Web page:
Lunar periodicity in catch rate and reproductive condition of adult eastern king prawns, Penaeus plebejus, in coastal waters of south-eastern Queensland, Australia

A. J. Courtney, D. J. Die, J. G. McGilvray

Research output: Contribution to journalArticle

29 Scopus citations


This study examined the lunar and diel variation in catch rates and reproductive condition of adult eastern king prawns, Penaeus plebejus, in relatively deep (160 m) coastal waters off south-eastern Queensland. Females numerically dominated catches over most of the lunar cycle and constituted 76% of the weight of the catch. Analysis of variance (ANOVA) revealed an interaction between lunar phase and sex; catches peaked during Lunar Phase 3 (full moon ± 3 days) and were particularly marked for males. This was the only period during the lunar cycle when the sex ratio approached 1:1. There was also an interaction between trawl-time and sex; male catch rates were at a minimum early in the evening, whereas female catch rates were at a maximum then and declined throughout the night. Trawler logbook catch rate data from the same area over a similar period indicated an interaction between lunar cycle and lunar phase. ANOVA revealed an effect of the interaction between phase and sex on the incidence of soft prawns; the incidence of soft males increased during Phase 4 (half moon waning to new moon ± 3 days). Ovary weight also varied between phases and was higher during Phases 2 (half moon waxing to full moon ± 3 days) and 4 (half moon waning to new moon ± 3 days). Trends in the ovary weight and the incidence of histologically mature and ripe females suggested there are two periods of increased spawning activity during each lunar cycle. A cyclic regression fitted to the data explained 93% of the variation in the incidence of ripe females between samples. The influence of these cyclic trends in catch rate and reproductive condition should be considered when monitoring the spawning stock in the fishery and when planning sampling strategies in any future reproductive studies.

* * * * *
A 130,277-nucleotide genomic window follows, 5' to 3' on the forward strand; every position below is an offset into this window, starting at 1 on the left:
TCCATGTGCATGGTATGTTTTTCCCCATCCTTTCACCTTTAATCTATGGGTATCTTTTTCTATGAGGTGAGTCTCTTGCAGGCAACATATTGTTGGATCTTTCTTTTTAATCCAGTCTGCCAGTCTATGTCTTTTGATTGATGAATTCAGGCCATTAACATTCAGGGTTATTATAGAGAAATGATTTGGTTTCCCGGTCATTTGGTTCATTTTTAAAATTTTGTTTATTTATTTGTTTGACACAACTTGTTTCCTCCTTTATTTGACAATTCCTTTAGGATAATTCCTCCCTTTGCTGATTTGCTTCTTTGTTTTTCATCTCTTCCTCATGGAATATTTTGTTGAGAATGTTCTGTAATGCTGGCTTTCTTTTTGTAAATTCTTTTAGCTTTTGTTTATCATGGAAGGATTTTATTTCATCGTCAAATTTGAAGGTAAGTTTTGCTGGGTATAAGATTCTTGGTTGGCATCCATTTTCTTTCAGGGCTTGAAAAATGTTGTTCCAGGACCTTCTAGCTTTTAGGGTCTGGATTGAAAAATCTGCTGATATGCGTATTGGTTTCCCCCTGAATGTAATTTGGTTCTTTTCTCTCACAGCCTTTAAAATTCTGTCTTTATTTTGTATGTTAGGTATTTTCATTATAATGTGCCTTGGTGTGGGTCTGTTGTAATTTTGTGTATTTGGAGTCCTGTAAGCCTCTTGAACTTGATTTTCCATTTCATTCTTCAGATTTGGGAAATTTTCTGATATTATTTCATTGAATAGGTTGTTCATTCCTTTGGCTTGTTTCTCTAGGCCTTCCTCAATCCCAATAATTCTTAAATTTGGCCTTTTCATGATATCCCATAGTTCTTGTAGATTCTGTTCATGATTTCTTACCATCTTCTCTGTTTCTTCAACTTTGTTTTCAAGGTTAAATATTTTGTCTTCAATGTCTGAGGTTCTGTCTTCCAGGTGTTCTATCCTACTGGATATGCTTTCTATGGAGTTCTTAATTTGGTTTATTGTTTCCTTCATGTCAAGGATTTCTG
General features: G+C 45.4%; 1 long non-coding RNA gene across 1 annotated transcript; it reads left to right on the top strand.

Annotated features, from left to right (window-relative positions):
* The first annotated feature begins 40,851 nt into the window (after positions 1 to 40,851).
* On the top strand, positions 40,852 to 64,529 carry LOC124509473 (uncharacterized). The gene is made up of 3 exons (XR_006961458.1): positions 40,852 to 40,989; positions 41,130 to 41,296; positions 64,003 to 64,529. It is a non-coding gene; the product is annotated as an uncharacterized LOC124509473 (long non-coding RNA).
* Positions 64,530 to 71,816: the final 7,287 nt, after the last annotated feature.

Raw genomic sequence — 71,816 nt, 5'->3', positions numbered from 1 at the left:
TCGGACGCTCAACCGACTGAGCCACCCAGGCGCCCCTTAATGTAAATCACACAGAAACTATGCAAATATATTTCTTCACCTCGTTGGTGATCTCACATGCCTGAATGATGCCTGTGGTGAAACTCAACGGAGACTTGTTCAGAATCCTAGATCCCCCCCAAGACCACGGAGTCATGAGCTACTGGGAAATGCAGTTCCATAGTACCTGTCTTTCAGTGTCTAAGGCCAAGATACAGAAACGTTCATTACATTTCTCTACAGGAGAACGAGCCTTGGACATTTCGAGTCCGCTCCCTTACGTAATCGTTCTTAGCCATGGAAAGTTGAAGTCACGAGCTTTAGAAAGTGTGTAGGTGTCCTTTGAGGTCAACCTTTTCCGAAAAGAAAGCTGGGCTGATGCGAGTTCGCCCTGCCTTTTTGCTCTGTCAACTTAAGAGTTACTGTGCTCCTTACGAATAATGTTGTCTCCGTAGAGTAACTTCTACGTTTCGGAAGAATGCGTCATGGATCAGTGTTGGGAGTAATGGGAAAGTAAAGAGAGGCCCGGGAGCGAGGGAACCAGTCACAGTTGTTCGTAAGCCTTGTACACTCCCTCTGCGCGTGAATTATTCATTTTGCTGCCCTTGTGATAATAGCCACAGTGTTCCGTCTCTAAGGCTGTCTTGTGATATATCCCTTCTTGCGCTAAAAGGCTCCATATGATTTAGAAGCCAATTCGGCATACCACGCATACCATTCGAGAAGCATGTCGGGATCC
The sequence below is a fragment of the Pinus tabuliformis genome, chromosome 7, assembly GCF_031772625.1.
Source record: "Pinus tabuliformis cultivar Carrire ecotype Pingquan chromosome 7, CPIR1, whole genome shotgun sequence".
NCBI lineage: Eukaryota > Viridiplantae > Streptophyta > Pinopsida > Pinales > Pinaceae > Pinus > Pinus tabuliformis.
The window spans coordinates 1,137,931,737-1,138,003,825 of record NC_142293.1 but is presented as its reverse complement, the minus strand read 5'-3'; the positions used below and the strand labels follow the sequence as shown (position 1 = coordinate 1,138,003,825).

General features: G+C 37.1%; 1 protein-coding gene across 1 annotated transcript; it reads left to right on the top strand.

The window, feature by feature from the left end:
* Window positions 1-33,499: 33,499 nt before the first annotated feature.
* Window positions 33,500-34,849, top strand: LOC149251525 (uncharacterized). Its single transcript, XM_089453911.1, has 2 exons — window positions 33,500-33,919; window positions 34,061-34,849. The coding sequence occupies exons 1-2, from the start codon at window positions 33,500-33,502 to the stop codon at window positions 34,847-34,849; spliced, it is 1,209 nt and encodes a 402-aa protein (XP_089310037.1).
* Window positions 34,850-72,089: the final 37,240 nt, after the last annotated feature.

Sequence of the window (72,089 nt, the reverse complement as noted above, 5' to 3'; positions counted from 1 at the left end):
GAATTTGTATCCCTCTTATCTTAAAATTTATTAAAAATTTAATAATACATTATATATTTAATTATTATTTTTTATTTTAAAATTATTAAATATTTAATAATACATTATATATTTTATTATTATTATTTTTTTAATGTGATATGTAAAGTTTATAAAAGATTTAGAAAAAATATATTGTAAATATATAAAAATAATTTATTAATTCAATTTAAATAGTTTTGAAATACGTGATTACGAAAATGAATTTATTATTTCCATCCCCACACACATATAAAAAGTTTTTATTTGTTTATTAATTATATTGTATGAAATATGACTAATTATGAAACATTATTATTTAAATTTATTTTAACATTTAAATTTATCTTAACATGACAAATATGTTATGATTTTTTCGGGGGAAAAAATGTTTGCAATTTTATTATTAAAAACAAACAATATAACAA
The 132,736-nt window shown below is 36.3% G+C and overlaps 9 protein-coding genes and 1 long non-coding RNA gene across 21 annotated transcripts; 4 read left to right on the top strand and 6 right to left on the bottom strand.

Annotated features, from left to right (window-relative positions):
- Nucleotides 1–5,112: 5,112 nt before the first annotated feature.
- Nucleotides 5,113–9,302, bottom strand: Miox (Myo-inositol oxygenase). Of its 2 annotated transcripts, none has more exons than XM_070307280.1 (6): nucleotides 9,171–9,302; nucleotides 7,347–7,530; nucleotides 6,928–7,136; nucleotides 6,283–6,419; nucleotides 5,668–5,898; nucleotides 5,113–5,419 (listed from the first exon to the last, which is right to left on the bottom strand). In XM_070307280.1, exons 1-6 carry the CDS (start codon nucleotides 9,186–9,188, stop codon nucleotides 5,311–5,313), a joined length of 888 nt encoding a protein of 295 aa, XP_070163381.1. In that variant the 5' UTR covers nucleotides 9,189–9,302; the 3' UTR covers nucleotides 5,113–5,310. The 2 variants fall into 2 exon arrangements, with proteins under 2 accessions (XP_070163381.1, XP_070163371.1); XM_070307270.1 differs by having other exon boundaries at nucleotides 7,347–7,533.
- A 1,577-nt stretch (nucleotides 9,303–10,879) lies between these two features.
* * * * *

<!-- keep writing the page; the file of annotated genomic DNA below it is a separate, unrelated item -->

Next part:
Original languageEnglish (US)
Pages (from-to)67-76
Number of pages10
JournalMarine and Freshwater Research
Issue number1
StatePublished - Jan 1 1996
Externally publishedYes


ASJC Scopus subject areas

  • Oceanography
  • Ecology, Evolution, Behavior and Systematics
  • Aquatic Science
  • Ecology

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